Is originality an illusion?
“Originality is a myth. Nothing can come from nothing because one cannot invent without inventory. Ideas are [simply] new combinations.” A simple, yet bold claim from dot com egghead Faris Yakob. But is it true? Is originality extinct?
In the words of author and entrepreneur Seth Godin: “Just about every successful initiative and project starts from a place of replication. The chances of being fundamentally out of the box over the top omg original are close to being zero.”
So basically, we should all just give up striving for originality. It’s a has-been concept anyway. It’s all been done before.
“Every artist builds on what came before. Ben Franklin, Bill Shakespeare, Alexander Graham Bell, Martin Luther King Jr., Shepard Fairey, Ricky Jay, Maya Angelou – all thieves”, Seth Godin argues.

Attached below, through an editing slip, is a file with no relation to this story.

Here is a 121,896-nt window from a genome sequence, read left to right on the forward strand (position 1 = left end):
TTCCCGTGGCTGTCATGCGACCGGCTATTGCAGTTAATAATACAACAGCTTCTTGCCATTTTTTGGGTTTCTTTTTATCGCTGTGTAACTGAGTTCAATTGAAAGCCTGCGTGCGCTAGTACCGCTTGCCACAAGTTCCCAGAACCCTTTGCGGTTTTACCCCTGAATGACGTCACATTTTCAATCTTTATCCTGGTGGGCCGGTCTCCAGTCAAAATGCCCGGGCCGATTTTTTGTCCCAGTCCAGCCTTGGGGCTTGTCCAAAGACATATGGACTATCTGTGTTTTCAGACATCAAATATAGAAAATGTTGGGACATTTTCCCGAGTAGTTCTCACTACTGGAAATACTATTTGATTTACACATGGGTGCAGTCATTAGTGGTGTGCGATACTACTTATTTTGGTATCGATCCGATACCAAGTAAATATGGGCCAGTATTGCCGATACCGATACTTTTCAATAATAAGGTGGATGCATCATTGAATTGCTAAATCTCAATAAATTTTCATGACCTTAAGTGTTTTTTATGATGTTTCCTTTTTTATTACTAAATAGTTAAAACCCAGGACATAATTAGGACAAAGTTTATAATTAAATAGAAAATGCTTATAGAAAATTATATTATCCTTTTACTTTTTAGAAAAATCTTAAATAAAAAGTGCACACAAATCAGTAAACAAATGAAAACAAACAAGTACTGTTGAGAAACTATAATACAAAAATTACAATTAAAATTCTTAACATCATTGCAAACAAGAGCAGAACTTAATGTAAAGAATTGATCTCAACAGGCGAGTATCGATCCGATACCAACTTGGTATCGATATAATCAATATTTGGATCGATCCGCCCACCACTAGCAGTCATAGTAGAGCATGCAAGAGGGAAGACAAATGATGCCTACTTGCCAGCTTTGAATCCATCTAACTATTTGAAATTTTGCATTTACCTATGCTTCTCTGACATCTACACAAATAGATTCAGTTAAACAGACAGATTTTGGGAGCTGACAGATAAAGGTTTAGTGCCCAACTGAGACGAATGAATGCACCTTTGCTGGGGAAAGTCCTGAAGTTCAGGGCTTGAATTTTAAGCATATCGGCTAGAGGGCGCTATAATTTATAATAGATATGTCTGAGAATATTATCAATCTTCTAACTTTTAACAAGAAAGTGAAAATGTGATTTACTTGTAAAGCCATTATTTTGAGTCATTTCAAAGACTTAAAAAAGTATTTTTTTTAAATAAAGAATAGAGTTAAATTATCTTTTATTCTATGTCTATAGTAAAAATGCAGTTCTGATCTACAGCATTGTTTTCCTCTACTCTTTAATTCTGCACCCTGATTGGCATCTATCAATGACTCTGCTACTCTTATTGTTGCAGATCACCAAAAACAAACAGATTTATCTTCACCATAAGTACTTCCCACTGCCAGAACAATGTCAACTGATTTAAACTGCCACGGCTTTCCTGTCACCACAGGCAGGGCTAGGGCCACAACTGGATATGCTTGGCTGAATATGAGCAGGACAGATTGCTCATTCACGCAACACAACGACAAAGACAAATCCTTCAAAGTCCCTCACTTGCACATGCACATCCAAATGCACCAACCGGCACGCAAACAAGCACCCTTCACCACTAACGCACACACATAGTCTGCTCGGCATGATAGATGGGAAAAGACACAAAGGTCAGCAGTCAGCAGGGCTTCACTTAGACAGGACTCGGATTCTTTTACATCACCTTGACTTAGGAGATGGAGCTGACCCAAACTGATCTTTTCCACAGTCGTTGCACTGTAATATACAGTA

Does he have a point?
The postmodern ballgame
These marketing buffs – and presumably many others out there – are connected by a radical form of skepticism that emerged during the late 20th century: postmodernism. From a postmodern point-of-view, there’s no such as creative and innovative.
Postmodernism is questioning all authenticity. The movement simply rejects the modern idea of originality as the new, and substitutes it with a combination of elements from the past.
Hence the notion of intertextuality. Intertextuality doesn’t consider or care about influence or inspiration, but is solely a term used to describe the ways that texts and their meanings are shaped by other texts.
A lot like this piece of digital paper. (Yeah, we’re all just plain plagiarists).
“No creative work is entirely unique, just like newly evolved species don’t pop up without a preceding ancestor”, author and scientist Joram Piatigorsky once wrote.
© Frankly Snacks